HOOD was developed as a design method, with special consideration for other development activities that occur at the same time: smooth integration with requirements analysis, concurrent development of independent parts, automated code generation and testing, client-server and post-partitioning support. The integration of these aspects results from the return of experience gained from using previous issues of the method on industrial projects, thus making HOOD the architectural design method of choice.
One of the issues that makes software complex is that there are several aspects to it: what to do, when to do it, and how to do it. A design method can help if it separates concerns, allowing the various aspects to be dealt with without introducing any coupling between them.
An original aspect of the approach is the separation of concerns: each module includes separate descriptions for interfaces, functional aspects, data modeling, and behavioural aspects. The descriptions are kept independent, making it easy to apply dedicated development skills, and rigorous methods. For example, Rate Monotonic Analysis [Klein93], State-Transition or Petri nets [Reisig85] analysis, automated test scenario generation, can be applied to the behavioural part without relying on an implementation of the functions, while functional parts use abstract state machines, preconditions and post-assertions for functional proofs.
Separate hierarchies are defined for reusable software components. This allows for introducing a reuse policy as a natural step in design. Moreover, the notion of system configuration (see section 12.3) allows precise tracking of which components (design pieces as well as software components) are being used in each project.
Traceability with requirements as they are refined, followed by refined solutions, is still a problem in managing large projects. HOOD refinement properties support a development approach that encompasses the different design phases and helps ensuring consistency and traceability of a design solution, from requirements to implementation, even in the presence of unstable or evolving requirements.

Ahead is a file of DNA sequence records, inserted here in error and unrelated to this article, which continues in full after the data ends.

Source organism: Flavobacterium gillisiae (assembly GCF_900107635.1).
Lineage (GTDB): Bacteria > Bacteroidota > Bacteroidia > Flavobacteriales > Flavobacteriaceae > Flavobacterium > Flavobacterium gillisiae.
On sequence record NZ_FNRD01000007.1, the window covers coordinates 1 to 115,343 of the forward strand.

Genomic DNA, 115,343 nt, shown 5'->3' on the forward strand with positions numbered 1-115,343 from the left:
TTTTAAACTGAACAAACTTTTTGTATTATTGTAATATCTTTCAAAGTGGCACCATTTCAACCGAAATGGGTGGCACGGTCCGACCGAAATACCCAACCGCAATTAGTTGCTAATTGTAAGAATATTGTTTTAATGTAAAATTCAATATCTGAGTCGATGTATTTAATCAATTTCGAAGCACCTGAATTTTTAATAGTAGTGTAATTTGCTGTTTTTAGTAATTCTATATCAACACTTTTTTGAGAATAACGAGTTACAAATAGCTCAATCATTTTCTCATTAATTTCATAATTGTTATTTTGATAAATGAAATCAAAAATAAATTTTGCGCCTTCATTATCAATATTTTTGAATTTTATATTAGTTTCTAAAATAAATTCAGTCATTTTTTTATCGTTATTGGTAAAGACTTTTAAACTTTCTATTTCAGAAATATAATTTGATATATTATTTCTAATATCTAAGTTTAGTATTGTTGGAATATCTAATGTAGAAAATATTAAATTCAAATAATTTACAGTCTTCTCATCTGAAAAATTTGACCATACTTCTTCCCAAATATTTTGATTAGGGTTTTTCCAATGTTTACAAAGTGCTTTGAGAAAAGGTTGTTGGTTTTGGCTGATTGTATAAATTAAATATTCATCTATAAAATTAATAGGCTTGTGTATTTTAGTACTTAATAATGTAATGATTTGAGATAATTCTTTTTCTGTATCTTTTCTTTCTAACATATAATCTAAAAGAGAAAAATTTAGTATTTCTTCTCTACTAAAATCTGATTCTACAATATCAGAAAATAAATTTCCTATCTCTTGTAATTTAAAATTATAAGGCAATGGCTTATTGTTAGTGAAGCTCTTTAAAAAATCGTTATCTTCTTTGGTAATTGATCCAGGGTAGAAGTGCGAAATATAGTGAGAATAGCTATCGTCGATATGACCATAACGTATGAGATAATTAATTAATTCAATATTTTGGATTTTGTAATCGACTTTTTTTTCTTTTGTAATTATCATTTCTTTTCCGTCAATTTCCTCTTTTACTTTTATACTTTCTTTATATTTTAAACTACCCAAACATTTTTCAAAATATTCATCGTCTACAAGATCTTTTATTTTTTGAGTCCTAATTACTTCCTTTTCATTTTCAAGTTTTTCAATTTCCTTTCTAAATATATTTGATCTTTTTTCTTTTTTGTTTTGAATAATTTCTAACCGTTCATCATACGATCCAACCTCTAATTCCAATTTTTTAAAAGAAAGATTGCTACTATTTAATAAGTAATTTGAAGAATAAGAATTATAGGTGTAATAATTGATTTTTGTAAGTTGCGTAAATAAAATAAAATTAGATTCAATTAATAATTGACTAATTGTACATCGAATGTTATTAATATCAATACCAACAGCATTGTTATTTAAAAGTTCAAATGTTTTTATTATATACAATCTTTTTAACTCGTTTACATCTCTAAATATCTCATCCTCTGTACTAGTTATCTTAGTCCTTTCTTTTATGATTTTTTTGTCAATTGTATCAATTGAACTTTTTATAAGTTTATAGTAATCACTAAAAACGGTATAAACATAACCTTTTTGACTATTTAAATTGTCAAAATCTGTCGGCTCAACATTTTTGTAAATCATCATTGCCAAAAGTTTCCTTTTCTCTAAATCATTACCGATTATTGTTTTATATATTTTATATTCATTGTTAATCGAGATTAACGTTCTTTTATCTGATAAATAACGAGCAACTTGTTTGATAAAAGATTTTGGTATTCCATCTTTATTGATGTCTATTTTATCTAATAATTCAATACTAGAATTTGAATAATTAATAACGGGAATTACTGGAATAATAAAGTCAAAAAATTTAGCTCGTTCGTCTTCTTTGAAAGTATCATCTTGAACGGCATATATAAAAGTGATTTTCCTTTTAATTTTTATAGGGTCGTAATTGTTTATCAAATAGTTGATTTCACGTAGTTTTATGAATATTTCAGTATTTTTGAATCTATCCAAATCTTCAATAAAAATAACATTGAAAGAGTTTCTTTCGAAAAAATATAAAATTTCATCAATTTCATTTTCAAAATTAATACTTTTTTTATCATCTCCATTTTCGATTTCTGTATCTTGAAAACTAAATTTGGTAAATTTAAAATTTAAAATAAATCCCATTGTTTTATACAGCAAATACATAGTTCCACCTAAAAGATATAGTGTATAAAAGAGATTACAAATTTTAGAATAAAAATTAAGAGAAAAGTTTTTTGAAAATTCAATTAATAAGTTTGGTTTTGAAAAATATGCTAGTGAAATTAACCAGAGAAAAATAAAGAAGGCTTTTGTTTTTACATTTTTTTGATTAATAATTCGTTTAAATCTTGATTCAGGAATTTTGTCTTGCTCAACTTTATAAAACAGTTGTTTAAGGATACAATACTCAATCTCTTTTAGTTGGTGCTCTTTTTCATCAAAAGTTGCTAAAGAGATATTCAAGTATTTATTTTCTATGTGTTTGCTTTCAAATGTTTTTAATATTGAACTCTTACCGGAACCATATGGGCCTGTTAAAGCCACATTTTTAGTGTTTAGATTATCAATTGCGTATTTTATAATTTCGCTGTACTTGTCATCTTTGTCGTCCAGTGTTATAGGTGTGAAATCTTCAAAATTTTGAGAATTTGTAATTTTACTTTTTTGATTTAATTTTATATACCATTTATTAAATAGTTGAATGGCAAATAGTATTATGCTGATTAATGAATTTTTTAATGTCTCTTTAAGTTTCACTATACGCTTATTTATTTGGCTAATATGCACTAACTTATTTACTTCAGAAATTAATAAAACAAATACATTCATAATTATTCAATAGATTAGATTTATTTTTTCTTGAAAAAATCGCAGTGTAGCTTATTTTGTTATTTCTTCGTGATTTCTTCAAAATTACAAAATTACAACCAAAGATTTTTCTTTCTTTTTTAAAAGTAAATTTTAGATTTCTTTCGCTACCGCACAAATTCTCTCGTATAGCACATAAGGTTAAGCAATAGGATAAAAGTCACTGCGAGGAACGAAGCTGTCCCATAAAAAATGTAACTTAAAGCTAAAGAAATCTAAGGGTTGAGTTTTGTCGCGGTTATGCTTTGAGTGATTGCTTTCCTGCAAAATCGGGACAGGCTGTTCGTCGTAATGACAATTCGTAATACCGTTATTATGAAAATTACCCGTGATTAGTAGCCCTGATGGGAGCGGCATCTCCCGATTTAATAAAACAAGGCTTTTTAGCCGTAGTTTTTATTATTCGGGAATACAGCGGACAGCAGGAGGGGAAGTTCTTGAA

Finally, the method includes an abstract model of distribution (the virtual nodes, see section 6.3) which is orthogonal to the structural design. A separate step is used to map the logical architecture into the physical one; this ensures independence and ease of relocation between software and hardware.
The notation is intended to support the approach, not to replace it. It is a convenient way to reason about software and to make a mental picture of its architecture, but not more. Therefore, the graphical description is complemented by a textual description which includes all details. It allows formal expression and refinement of the object's characteristics and properties by an Object Description Skeleton (ODS). This concept helps structuring the descriptions into separate fields which support appropriate control and program description notations. Finally these descriptions are translated into a target programming language (Ada, C, C++, or FORTRAN, for example).